Off day; review previous week’s reading

Mon.; Aug. 24

WBE Day 20: Exodus 22:1-24:18 (pp.101-104; http://tinyurl.com/m8htpg).

Tues.; Aug. 25

WBE Day 21: Exodus 25:1-28:43 (pp.104-108; http://tinyurl.com/mbvvuo).

Wed.; Aug. 26

WBE Day 22: Exodus 29:1-31:18 (pp.108-112; http://tinyurl.com/mcks3x).

Thur.; Aug. 27

WBE Day 23: Exodus 32:1-35:3 (pp.112-116; http://tinyurl.com/mgk5yl).

Fri.; Aug. 28

WBE Day 24: Exodus 35:4-38:31 (pp.116-120; http://tinyurl.com/kqkqoy).

Sat.; Aug. 29

WBE Day 25: Exodus 39:1-40:38 (pp.120-122; http://tinyurl.com/mg3oe6).

Sun.; Aug. 30

Off day; review previous week’s reading

Mon.; Aug. 31

WBE Day 26: Leviticus 1:1-6:7 (pp.125-129; http://bit.ly/10Jc2K).

how to never read your Bible thru: 20 tips

1. Always put reading your Bible on your “to do” list every day; just make it your lowest priority. Make sure you fill up your life with so many other commitments that there’s simply no time left on the clock for reading. Good, solid, innocent and wholesome commitments are best.

2. Think of reading your Bible as a “duty” or “burden.” Practice learning to visibly frown or audibly sigh at the mere thought of reading. Make it something you’ve “got” to do instead of something you “get” to do.

3. With or without duty or burden in mind, read your Bible with a single objective in mind, namely just to get it done so you can get on with your life. The concept is simple: divorce your eyes and ears from your head and heart. It’s much easier to do than you might think and once you learn it, it’s like riding a bike, you can’t hardly forget how to do it.

4. Tell yourself you’re an “action figure,” someone who always needs to be doing something; it’s just not you to become a book worm. It’s all in the perspective and labeling. Pit reading the Bible against living it.

5. Put it off until tomorrow.

6. Turn on the computer or TV and then try to do your reading. Tell yourself you need to spend more time with your family so you’ll do your reading in the same room while others are web-surfing or watching the tube.

7. Do your reading when you are most tired and sleepy. Reading it in bed to help put you to sleep usually does the trick.

8. If you can’t use it as a sleep aid, make sure you try to read your Bible during the noisiest times of your day when distractions abound. Three days in a row like that is almost always a sure fire vaccination against reading your Bible.

9. Firmly plant in your head an image of the most annoying person you know who is always in your face about the Bible. Better still, pick that someone you know who is always talking about the Bible, but who obviously isn’t affected by it much themselves. Come to obsess a bit about them.

10. Insist on reading it in a dated, hard-to-read and tough-to-comprehend translation. The KJV is the perfect choice. If you can, make it some Bible that has high sentimental value to you (it was your grandpa’s Bible) your reading Bible. That way you’ll likely come to cherish what it is rather than what it says.

11. If you don’t have a dated or sentimental-value Bible, get a really good-looking edition and stick it on your coffee table or some prominent place. Remember, its beauty of binding is more important than its words binding you. Do this and it will quickly become what you intended it to be: a mere decoration.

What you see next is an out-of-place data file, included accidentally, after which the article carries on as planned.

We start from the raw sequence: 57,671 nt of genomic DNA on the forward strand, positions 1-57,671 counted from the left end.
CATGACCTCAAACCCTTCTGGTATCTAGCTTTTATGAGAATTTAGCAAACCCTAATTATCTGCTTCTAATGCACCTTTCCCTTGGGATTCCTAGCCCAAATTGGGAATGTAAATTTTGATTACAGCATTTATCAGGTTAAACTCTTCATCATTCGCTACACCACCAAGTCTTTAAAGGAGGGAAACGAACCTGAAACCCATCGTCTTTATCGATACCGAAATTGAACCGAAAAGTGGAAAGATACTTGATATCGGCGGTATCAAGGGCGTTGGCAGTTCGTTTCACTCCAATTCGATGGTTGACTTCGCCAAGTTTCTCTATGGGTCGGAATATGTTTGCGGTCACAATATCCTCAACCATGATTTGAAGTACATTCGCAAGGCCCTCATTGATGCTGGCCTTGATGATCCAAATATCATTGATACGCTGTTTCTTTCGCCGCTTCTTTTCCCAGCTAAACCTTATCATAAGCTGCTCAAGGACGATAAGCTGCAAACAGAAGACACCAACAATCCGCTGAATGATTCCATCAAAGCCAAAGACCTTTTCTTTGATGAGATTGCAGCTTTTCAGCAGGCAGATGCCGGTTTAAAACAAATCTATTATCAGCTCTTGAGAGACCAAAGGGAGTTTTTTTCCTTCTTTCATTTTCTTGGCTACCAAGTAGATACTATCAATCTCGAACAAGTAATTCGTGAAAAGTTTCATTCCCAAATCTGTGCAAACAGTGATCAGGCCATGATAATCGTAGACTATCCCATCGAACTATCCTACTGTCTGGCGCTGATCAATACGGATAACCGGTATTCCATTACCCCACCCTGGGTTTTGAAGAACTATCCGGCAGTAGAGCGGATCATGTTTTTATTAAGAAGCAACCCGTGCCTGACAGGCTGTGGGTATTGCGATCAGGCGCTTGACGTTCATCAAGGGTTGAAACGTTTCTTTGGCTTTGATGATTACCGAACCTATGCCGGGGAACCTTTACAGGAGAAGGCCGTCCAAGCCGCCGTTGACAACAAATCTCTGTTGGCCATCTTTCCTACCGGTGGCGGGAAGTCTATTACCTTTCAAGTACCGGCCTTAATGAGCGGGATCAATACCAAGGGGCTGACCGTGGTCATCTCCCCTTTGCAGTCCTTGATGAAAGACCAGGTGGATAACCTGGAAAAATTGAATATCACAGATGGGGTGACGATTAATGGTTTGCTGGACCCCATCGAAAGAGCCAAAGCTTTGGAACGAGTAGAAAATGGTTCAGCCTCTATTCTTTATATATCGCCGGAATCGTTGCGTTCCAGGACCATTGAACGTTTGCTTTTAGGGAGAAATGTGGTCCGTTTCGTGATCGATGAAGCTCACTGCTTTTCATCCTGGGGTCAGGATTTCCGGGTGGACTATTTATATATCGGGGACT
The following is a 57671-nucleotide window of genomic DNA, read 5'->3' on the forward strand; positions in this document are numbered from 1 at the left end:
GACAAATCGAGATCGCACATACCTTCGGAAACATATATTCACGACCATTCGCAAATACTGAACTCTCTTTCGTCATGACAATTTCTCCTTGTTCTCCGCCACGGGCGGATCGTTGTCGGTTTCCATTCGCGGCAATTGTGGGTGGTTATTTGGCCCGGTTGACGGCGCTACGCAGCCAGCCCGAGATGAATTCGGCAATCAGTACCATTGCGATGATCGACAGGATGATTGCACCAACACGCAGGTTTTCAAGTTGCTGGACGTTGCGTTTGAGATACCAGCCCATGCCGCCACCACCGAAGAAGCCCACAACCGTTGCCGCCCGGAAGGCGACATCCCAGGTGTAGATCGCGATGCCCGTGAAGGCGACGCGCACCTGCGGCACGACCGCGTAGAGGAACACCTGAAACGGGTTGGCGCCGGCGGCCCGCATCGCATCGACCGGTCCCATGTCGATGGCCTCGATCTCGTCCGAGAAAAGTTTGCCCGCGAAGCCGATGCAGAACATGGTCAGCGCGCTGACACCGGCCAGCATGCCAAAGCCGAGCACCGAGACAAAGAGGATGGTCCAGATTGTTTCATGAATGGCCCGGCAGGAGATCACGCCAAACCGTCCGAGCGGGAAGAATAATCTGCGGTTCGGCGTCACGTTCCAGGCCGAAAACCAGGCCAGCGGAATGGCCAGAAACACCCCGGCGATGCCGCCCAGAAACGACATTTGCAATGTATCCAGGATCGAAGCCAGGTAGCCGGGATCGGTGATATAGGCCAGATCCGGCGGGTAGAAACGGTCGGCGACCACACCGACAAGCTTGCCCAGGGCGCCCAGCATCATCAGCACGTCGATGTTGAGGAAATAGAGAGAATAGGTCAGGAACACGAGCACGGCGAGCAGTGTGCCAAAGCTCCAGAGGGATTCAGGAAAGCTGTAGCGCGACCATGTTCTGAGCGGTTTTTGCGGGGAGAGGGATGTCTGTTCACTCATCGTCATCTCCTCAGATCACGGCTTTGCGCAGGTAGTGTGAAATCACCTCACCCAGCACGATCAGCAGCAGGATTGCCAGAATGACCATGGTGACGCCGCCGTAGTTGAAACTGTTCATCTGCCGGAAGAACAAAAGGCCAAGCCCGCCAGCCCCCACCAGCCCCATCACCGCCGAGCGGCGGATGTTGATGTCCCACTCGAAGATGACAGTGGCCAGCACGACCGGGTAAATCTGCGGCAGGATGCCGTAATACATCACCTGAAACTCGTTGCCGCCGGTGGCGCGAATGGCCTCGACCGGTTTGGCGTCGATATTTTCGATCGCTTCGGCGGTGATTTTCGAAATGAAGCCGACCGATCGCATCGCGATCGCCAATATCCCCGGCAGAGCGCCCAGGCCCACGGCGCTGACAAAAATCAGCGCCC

12. Put it off until tomorrow.

13. Compartmentalize your life so that you see life divided up like a pie. You have your work life, your family life, your leisure time, your church/spiritual time, etc. Consider “personal Bible reading” as being a part of the “church/spiritual” segment of your life. Why? So that you never come to see the whole pie asspiritual.” Once you’ve got that mastered, work on slowly whittling down the size of the “church/spiritual life” pie.

14. Build up some real frustration and impatience for all those names and places you can’t pronounce. Just put it out of your head that such never stops you from reading the latest novels or kept you from watching Star Wars, Lord of the Rings or the Harry Potter series.

15. Frequently stop in the middle of your reading to do some wondering rather than saving your pondering for after you get your reading done.

16. Make your reading top secret, something like your own private project, never mentioning anything you read to anyone else. After all, they might hold you accountable.

17. Get several days behind on your reading schedule and then try to catch up as quickly as possible, preferably in just a day or two.

18. Never let anyone see you with your Bible, certainly never with it open. Someone might conclude you read it or come to think that you believe there’s more to life than meets the eye.

19. Did I mention “Put it off until tomorrow?”

20. At the very least, ignore, or downright defy, those 20 tips I gave you yesterday on how to stick with your Bible reading. They’re deadly!

20 tips for reading your Bible through

1. Pick the time of day that is best for you to read. If you’re a morning person, read in the morning; if you’re a night owl, read at night. Tinker with different times to discover what works best for you.

2. Don’t skip the introductions to each book. Your edition of the Bible for the Whole Bible Experience (The Books of the Bible) includes such; however, those introductions are not included in the reading schedule. Include them for they will help you keep what you read in proper context.

3. If your attention span is short, break up your daily reading into 2-4 pieces rather than trying to do it all in one 15-20 minute block.

4. Pick out a short sentence or phrase from each day’s reading to memorize, ponder, and meditate on throughout the day (or if you read at night, to think on the next day).

5. Find someone with whom you can partner in reading. Occasionally mention something you’ve read in conversation. Hold each other accountable.

6. Freely mark up and write in your Bible. Highlight or underline text that particularly strikes you. Just use a writing instrument that doesn’t bleed through the paper. Jot short questions that come to mind in the margins.